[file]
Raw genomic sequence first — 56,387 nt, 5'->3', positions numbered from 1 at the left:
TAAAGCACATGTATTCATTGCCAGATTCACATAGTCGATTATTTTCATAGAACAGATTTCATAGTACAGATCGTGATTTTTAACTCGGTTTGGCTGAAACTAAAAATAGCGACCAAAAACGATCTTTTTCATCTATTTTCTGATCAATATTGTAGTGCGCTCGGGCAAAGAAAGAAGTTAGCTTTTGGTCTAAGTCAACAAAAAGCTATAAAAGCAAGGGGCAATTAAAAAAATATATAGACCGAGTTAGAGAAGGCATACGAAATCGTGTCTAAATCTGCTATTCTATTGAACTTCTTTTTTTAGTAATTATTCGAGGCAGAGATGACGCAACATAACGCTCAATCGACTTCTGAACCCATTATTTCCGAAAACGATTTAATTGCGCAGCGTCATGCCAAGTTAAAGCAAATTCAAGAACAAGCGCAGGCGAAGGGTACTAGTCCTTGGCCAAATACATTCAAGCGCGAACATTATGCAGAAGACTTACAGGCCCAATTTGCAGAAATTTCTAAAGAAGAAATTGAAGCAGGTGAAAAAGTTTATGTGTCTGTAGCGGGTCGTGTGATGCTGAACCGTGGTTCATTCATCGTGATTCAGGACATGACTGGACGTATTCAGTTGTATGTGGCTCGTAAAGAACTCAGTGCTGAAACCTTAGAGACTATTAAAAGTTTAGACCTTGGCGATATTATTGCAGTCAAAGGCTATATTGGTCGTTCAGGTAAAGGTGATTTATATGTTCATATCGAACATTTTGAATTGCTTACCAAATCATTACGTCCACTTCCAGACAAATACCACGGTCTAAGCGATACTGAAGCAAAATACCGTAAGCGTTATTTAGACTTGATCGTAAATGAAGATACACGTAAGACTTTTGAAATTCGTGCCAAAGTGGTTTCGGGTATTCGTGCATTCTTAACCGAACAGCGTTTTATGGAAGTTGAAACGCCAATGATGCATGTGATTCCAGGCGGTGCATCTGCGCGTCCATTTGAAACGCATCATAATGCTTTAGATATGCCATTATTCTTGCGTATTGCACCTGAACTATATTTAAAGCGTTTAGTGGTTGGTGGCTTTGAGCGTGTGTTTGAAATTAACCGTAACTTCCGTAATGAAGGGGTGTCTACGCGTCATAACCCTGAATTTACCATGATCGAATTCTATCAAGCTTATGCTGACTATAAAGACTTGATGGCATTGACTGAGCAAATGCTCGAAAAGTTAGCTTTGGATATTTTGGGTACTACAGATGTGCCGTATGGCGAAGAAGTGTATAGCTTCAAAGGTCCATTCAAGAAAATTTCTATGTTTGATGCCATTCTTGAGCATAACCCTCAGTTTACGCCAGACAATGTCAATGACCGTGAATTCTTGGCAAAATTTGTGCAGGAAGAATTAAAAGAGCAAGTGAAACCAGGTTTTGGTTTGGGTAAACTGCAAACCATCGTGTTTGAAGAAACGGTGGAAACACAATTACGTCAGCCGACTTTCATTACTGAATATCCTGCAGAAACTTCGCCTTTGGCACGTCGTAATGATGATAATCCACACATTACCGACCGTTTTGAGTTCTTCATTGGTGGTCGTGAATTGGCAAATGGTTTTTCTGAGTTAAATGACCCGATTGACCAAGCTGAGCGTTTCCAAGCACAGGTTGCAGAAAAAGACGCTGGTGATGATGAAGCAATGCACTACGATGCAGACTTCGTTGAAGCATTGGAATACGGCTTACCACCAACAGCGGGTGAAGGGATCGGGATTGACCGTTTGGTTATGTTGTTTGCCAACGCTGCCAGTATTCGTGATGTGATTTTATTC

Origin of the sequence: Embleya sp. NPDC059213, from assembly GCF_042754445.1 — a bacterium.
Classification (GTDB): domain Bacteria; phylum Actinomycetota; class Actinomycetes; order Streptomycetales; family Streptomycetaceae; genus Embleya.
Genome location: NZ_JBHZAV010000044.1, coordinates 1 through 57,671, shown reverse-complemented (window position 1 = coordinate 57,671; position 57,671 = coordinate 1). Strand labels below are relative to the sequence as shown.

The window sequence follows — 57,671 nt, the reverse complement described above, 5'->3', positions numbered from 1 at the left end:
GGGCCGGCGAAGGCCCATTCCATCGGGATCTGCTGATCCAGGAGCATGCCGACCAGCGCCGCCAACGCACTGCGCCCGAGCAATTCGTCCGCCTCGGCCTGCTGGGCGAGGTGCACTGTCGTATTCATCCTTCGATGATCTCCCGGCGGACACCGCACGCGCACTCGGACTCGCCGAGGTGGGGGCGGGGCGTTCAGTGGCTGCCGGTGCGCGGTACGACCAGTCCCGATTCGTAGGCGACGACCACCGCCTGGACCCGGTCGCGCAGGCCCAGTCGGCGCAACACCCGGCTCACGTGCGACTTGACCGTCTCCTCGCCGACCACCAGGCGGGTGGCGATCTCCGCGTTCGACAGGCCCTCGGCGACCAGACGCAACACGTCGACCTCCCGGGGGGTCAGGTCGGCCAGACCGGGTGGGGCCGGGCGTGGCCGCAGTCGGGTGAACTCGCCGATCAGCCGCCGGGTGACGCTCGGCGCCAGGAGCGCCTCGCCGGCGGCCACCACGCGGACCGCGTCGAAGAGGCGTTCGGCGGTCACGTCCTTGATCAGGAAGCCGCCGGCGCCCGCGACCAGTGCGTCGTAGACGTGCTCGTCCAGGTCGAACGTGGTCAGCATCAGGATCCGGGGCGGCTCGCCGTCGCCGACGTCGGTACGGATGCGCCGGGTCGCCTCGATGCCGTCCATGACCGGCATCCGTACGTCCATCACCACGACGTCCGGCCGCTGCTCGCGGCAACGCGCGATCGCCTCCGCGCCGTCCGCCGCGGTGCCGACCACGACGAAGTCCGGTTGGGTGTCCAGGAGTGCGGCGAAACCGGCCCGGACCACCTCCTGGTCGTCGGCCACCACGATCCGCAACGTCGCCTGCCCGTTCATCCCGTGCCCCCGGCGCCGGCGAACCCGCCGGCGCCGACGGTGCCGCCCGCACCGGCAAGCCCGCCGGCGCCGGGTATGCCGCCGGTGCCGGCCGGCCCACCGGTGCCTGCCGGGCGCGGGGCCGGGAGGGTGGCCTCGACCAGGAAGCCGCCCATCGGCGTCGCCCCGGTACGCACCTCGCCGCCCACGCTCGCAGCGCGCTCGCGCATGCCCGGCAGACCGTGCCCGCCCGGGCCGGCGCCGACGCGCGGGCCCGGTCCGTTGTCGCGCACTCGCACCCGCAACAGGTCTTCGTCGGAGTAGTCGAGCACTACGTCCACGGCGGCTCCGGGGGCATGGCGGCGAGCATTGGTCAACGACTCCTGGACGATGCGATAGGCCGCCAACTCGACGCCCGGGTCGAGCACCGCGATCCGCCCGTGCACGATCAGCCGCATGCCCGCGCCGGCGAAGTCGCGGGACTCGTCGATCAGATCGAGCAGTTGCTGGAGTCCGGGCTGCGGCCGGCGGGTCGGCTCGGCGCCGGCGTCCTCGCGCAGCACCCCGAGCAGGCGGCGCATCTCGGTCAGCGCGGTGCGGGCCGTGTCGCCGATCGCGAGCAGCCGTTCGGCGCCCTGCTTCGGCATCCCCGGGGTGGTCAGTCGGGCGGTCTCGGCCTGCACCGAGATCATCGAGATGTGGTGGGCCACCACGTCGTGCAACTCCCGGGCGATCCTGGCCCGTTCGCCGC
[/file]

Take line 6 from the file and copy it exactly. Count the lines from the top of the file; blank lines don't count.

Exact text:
The window sequence follows — 57,671 nt, the reverse complement described above, 5'->3', positions numbered from 1 at the left end: